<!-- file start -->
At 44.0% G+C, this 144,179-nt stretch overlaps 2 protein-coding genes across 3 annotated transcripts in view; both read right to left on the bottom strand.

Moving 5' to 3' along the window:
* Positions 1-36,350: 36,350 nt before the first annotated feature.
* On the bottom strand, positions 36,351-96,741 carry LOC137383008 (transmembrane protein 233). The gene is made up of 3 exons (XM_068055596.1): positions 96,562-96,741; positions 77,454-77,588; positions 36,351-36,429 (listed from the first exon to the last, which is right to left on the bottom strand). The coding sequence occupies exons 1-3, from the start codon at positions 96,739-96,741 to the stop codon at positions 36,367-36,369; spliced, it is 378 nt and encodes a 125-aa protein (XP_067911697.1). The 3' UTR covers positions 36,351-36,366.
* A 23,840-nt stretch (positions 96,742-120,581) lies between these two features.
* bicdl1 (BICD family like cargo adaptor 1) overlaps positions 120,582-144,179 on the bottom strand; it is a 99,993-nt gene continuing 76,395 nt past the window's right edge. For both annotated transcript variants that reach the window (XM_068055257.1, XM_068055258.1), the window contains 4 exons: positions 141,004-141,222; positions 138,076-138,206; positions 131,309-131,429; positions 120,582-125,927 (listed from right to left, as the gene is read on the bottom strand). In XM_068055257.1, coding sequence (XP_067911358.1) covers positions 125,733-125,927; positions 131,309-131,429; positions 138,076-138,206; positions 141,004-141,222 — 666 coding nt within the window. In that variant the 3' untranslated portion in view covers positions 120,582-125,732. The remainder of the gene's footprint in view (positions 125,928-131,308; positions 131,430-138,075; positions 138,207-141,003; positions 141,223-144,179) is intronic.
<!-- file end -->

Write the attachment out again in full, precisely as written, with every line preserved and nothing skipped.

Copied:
At 44.0% G+C, this 144,179-nt stretch overlaps 2 protein-coding genes across 3 annotated transcripts in view; both read right to left on the bottom strand.

Moving 5' to 3' along the window:
* Positions 1-36,350: 36,350 nt before the first annotated feature.
* On the bottom strand, positions 36,351-96,741 carry LOC137383008 (transmembrane protein 233). The gene is made up of 3 exons (XM_068055596.1): positions 96,562-96,741; positions 77,454-77,588; positions 36,351-36,429 (listed from the first exon to the last, which is right to left on the bottom strand). The coding sequence occupies exons 1-3, from the start codon at positions 96,739-96,741 to the stop codon at positions 36,367-36,369; spliced, it is 378 nt and encodes a 125-aa protein (XP_067911697.1). The 3' UTR covers positions 36,351-36,366.
* A 23,840-nt stretch (positions 96,742-120,581) lies between these two features.
* bicdl1 (BICD family like cargo adaptor 1) overlaps positions 120,582-144,179 on the bottom strand; it is a 99,993-nt gene continuing 76,395 nt past the window's right edge. For both annotated transcript variants that reach the window (XM_068055257.1, XM_068055258.1), the window contains 4 exons: positions 141,004-141,222; positions 138,076-138,206; positions 131,309-131,429; positions 120,582-125,927 (listed from right to left, as the gene is read on the bottom strand). In XM_068055257.1, coding sequence (XP_067911358.1) covers positions 125,733-125,927; positions 131,309-131,429; positions 138,076-138,206; positions 141,004-141,222 — 666 coding nt within the window. In that variant the 3' untranslated portion in view covers positions 120,582-125,732. The remainder of the gene's footprint in view (positions 125,928-131,308; positions 131,430-138,075; positions 138,207-141,003; positions 141,223-144,179) is intronic.